The Situation, Day 92

11 Jun 2013

Original Blogger tags: The Situation 2013

So this is one of those days where everything is just “hovering.” For the last few weeks I’ve had three or four recruiter phone calls and e-mails a day, but today I’ve had none. It’s spooky, like the rest of the world was destroyed and I haven’t gotten the news yet. Meanwhile, I’ve done some follow-up e-mails and messages, and gotten nothing back. Several different applications are in the post-interview stage, “hovering.” I need to apply for some more local jobs, but I’m not seeing very many that are even remotely within the realm of possibility.

Just for fun I did a calculation on what it would take to do a daily commute from Saginaw to Bloomfield Hills. That’s about 80 miles one way, taking approximately an hour and 20 minutes. I know people have commutes like this, and longer, but let’s do the math as an exercise.

Our current main car is a late-model SUV that gets an average of 15.4 mpg. It probably will do a little better for an all-highway commute, but considering the possibility of heavy traffic and road construction, let’s call it 16 mpg. For a 160-mile round trip commute, that’s a convenient round number, ten gallons of gas a day. Gas today is about $4.20 a gallon. It will probably be lower off-season, but that’s what it is today. That gives us $42.00 a day in gas, or $210 a week. Not accounting for vacation time, that’s $10,920 just in gas. That doesn’t cover wear and tear at all. The IRS standard mileage allowance including wear and tear and repairs for 2012 is 56.5 cents a mile; that works out in this case to $90.40 a day or (again, not taking vacation time into account) $23,504 a year — in other words, that’s what they consider the actual cost of owning and maintaining a vehicle and using it for that much travel.

Something like a Honda Fit would obviously be a better choice, at somewhere in the ballpark of 30 mpg, but note that this would add a car payment, when we don’t have one now, and so the overall cost would not be dramatically lower.

Note that this takes into account no “externalities” at all. Here’s one externality: if I was going to be gone with the car all day, every work day, my wife would need a second car in order to run any kind of local errand at all with the family. So we’d then be a two-car family instead of a one-car family. So it wouldn’t be a matter of swapping out one car for a better-mileage car — where selling the first could help pay for the second. Of course the at-home car wouldn’t incur nearly as much in the way of gas expense and wear-and-tear, but it isn’t trivial just to maintain a car, even one you don’t drive very much. It also doesn’t account at all for the emissions, and what that is doing to the climate, or the fact that I’d be driving for almost 3 hours a day, turning an 9-hour-day (with lunch) into a 12-hour day, and what that would do to me and my relationship with the family, and whether we’d be able to afford to hire someone to help replace some of my labor in and around our home (ranging from cooking and cleaning and mowing the lawn to child care).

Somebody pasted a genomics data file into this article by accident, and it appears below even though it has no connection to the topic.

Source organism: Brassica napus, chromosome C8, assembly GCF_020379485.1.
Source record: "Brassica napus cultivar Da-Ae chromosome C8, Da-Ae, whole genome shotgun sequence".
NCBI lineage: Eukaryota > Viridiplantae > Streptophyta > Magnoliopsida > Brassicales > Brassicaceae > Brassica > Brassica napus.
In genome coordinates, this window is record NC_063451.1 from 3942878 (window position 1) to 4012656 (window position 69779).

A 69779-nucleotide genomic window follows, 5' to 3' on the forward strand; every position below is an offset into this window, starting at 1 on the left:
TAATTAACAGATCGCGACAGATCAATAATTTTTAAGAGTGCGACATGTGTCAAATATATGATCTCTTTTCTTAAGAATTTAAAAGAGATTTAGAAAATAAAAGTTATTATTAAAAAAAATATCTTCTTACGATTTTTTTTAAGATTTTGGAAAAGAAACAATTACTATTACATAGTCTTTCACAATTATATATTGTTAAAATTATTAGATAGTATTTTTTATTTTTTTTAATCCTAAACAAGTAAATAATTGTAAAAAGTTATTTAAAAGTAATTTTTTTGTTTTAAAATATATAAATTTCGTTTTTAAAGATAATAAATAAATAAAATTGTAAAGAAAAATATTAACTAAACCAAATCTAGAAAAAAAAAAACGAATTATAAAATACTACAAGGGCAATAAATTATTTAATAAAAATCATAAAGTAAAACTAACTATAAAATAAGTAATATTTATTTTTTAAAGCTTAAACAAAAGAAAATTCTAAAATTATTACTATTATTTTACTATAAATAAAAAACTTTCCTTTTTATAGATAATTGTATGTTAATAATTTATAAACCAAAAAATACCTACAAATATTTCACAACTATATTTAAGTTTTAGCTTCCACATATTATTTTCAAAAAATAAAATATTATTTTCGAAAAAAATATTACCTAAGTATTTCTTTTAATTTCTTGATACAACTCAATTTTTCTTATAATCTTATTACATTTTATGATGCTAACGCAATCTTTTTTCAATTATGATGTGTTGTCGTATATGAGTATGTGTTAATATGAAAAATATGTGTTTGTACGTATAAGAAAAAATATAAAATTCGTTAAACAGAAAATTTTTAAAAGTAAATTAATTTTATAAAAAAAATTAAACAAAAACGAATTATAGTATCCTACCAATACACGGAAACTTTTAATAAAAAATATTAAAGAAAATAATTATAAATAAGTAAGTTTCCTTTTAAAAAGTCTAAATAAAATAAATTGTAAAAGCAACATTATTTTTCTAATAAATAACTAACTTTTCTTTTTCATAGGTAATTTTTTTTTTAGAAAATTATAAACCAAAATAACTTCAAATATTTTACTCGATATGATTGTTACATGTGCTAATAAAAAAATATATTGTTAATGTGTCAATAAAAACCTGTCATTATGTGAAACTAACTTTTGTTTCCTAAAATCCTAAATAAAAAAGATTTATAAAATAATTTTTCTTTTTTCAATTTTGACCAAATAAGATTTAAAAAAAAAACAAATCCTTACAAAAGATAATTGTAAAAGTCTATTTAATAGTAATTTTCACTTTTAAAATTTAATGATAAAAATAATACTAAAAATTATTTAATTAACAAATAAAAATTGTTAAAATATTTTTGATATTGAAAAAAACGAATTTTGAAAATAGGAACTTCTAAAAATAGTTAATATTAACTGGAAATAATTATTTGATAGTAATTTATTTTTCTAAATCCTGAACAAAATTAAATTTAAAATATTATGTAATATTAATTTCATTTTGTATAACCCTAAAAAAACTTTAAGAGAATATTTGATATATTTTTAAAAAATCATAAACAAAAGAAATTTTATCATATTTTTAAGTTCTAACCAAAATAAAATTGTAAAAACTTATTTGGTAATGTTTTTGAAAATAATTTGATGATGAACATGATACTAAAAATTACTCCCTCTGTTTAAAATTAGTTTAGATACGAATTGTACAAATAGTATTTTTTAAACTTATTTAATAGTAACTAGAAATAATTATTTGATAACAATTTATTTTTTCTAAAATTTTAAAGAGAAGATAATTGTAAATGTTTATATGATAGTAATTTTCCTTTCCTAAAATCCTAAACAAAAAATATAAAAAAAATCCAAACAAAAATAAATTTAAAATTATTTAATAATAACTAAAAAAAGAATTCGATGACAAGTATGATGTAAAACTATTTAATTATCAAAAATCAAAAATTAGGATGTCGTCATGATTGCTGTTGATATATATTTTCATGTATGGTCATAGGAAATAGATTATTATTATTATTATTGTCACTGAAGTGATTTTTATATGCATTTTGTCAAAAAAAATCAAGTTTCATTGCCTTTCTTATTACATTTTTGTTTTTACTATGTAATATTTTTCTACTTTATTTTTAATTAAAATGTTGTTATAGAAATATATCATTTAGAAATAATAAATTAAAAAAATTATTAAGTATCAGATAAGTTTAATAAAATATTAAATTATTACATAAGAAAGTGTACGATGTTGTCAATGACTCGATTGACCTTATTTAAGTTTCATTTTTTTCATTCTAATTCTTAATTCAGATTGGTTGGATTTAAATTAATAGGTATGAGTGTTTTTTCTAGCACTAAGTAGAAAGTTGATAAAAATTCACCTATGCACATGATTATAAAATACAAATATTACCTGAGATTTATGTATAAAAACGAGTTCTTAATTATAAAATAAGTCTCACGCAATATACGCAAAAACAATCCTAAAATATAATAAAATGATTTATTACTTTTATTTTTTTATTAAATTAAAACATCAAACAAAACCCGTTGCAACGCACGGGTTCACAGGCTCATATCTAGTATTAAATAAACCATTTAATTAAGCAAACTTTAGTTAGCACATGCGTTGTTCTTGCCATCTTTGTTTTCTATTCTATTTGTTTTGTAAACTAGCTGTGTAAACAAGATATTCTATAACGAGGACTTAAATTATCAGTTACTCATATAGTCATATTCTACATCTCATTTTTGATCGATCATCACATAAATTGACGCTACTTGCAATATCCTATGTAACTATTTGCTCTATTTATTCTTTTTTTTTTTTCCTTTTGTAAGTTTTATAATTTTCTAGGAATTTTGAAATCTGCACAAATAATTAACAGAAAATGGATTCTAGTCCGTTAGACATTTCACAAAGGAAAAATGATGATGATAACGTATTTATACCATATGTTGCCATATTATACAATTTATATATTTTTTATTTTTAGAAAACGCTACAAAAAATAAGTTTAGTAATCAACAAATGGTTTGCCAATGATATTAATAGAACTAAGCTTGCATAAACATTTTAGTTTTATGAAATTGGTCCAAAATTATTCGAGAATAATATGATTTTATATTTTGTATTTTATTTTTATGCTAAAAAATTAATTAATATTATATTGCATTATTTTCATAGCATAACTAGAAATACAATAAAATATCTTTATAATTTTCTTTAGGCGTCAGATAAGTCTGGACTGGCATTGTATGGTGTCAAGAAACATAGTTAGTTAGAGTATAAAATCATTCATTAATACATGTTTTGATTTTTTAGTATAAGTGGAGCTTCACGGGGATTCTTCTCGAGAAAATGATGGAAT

So, alternatives. It would probably be cheaper to stay someplace much closer to a work situation in the metro Detroit area during the work week, and we’re exploring that option. Relocation would be neither quick or easy. So what’s the cost of an extended-stay hotel close to the area? The cheapest one I could find online in a brief search was about $55 a night. Assuming I stayed Monday through Thursday nights and left from work on Friday, that’s $220 a week (and note that these are still a commute from the workplaces, just a much shorter one, and I’d still have one $42.00 round-trip commute). So it isn’t significantly cheaper. I don’t think I could make the food options as low-priced as they are at home. Exercising that option, I’d be doing a lot less driving, and that would be great, but I wouldn’t see my family at all for four nights a week. I’m chewing over whether I could find that tolerable, and for how long. I don’t really want to be an absentee father; these years aren’t really fungible, to be “made up for” later.

A local apartment might be cheaper. I haven’t looked into that. But it is a good reminder that if I’m going to consider an arrangement like this, I have to be sure to ask for enough money to actually make it viable. Ideally “viable” would translate to “at least what I was earning before, with cost of living adjustment, and enough extra to cover the cost of the distance.” Of course this isn’t an ideal world. How about “after taking the cost of the distance into account, doesn’t actually represent a decline in income?” And we may have to accept “we can break even doing this” as opposed to “I’m working, but going further into debt with every mile of scenic I-75 I traverse!” And this is why I continue to press for a telecommuting, or at least part-week telecommuting, option. And why we might ultimately have to give up everything we’ve been working for here.

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